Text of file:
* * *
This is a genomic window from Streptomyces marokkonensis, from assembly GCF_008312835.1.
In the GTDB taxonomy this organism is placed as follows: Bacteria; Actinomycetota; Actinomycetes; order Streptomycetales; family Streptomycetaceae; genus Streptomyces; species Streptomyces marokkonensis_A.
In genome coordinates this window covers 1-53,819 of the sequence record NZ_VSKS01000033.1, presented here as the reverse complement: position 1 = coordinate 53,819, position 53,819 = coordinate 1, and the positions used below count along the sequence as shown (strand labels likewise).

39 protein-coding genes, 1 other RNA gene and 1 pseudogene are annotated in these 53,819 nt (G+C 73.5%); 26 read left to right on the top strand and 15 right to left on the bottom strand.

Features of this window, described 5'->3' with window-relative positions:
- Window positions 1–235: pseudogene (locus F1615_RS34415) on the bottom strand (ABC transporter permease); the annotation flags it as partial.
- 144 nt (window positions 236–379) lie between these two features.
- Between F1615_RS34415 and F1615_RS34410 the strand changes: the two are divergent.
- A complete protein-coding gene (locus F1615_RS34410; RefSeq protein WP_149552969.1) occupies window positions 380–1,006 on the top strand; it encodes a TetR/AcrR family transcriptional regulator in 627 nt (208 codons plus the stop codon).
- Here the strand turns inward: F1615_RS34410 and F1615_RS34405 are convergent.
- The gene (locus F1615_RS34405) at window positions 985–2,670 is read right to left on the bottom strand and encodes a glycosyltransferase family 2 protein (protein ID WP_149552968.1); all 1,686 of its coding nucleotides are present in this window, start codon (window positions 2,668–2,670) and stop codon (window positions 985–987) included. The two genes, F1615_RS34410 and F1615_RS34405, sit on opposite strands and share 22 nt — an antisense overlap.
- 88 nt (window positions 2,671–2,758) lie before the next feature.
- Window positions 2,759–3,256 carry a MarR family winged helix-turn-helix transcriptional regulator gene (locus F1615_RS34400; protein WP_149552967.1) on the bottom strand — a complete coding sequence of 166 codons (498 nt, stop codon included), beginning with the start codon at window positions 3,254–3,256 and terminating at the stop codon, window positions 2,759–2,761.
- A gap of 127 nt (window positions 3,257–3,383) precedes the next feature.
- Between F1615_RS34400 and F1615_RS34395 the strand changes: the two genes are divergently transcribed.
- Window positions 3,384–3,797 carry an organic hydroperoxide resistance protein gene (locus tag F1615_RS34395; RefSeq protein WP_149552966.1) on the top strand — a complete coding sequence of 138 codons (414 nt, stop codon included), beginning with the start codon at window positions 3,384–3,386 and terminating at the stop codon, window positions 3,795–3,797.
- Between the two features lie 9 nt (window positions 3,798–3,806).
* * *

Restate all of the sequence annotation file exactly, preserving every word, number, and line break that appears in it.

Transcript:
This is a genomic window from Streptomyces marokkonensis, from assembly GCF_008312835.1.
In the GTDB taxonomy this organism is placed as follows: Bacteria; Actinomycetota; Actinomycetes; order Streptomycetales; family Streptomycetaceae; genus Streptomyces; species Streptomyces marokkonensis_A.
In genome coordinates this window covers 1-53,819 of the sequence record NZ_VSKS01000033.1, presented here as the reverse complement: position 1 = coordinate 53,819, position 53,819 = coordinate 1, and the positions used below count along the sequence as shown (strand labels likewise).

39 protein-coding genes, 1 other RNA gene and 1 pseudogene are annotated in these 53,819 nt (G+C 73.5%); 26 read left to right on the top strand and 15 right to left on the bottom strand.

Features of this window, described 5'->3' with window-relative positions:
- Window positions 1–235: pseudogene (locus F1615_RS34415) on the bottom strand (ABC transporter permease); the annotation flags it as partial.
- 144 nt (window positions 236–379) lie between these two features.
- Between F1615_RS34415 and F1615_RS34410 the strand changes: the two are divergent.
- A complete protein-coding gene (locus F1615_RS34410; RefSeq protein WP_149552969.1) occupies window positions 380–1,006 on the top strand; it encodes a TetR/AcrR family transcriptional regulator in 627 nt (208 codons plus the stop codon).
- Here the strand turns inward: F1615_RS34410 and F1615_RS34405 are convergent.
- The gene (locus F1615_RS34405) at window positions 985–2,670 is read right to left on the bottom strand and encodes a glycosyltransferase family 2 protein (protein ID WP_149552968.1); all 1,686 of its coding nucleotides are present in this window, start codon (window positions 2,668–2,670) and stop codon (window positions 985–987) included. The two genes, F1615_RS34410 and F1615_RS34405, sit on opposite strands and share 22 nt — an antisense overlap.
- 88 nt (window positions 2,671–2,758) lie before the next feature.
- Window positions 2,759–3,256 carry a MarR family winged helix-turn-helix transcriptional regulator gene (locus F1615_RS34400; protein WP_149552967.1) on the bottom strand — a complete coding sequence of 166 codons (498 nt, stop codon included), beginning with the start codon at window positions 3,254–3,256 and terminating at the stop codon, window positions 2,759–2,761.
- A gap of 127 nt (window positions 3,257–3,383) precedes the next feature.
- Between F1615_RS34400 and F1615_RS34395 the strand changes: the two genes are divergently transcribed.
- Window positions 3,384–3,797 carry an organic hydroperoxide resistance protein gene (locus tag F1615_RS34395; RefSeq protein WP_149552966.1) on the top strand — a complete coding sequence of 138 codons (414 nt, stop codon included), beginning with the start codon at window positions 3,384–3,386 and terminating at the stop codon, window positions 3,795–3,797.
- Between the two features lie 9 nt (window positions 3,798–3,806).